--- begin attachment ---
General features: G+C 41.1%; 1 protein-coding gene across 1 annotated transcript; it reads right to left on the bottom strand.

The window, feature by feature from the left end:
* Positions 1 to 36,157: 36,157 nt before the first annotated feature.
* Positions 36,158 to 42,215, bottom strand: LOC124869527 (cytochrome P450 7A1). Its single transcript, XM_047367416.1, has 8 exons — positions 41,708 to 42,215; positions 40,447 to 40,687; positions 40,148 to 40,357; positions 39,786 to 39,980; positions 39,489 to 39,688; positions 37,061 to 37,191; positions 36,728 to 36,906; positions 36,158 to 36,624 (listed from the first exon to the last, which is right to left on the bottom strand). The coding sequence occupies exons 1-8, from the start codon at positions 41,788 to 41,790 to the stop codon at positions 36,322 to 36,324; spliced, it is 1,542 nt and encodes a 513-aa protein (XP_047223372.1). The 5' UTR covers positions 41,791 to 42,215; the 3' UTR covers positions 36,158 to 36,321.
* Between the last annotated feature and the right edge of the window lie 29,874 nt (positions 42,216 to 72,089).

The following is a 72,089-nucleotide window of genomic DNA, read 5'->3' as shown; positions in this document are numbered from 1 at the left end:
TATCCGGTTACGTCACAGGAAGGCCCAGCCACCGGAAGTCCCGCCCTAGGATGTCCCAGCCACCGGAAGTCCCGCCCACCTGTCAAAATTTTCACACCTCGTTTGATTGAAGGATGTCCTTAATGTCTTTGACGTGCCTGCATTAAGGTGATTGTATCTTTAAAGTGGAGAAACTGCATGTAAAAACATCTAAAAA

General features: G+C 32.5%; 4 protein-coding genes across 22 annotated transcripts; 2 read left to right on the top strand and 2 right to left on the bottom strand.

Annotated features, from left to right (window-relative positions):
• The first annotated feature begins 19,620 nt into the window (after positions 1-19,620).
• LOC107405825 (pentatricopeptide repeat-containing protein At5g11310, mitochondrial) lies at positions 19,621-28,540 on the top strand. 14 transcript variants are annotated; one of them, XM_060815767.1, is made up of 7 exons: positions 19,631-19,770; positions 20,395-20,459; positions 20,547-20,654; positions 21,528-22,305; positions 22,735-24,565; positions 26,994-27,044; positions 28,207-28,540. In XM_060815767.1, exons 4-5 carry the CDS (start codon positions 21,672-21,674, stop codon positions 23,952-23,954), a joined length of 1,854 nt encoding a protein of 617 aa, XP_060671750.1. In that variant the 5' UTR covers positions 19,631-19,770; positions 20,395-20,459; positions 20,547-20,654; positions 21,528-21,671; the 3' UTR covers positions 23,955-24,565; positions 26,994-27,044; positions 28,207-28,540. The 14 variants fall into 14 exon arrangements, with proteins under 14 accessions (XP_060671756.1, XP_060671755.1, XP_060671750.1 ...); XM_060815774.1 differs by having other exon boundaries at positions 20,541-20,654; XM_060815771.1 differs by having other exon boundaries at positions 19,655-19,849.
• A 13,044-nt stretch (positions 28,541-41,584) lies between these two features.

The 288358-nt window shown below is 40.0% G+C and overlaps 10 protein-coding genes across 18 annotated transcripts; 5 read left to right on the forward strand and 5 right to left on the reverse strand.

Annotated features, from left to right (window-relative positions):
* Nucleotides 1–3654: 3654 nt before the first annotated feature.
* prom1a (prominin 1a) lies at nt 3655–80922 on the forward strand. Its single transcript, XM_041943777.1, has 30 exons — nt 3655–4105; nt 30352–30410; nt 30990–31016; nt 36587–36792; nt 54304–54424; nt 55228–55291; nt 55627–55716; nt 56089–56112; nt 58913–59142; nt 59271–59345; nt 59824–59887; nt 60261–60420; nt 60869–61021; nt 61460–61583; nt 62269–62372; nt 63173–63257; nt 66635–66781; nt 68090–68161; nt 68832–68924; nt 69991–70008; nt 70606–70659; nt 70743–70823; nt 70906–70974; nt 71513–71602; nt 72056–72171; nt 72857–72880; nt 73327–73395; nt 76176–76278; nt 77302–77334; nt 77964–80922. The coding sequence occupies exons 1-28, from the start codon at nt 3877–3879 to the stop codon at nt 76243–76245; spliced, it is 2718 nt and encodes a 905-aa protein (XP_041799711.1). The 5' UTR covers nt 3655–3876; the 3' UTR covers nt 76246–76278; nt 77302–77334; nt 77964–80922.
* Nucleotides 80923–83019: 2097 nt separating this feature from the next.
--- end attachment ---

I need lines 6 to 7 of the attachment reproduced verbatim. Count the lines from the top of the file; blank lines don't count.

The following is a 72,089-nucleotide window of genomic DNA, read 5'->3' as shown; positions in this document are numbered from 1 at the left end:
TATCCGGTTACGTCACAGGAAGGCCCAGCCACCGGAAGTCCCGCCCTAGGATGTCCCAGCCACCGGAAGTCCCGCCCACCTGTCAAAATTTTCACACCTCGTTTGATTGAAGGATGTCCTTAATGTCTTTGACGTGCCTGCATTAAGGTGATTGTATCTTTAAAGTGGAGAAACTGCATGTAAAAACATCTAAAAA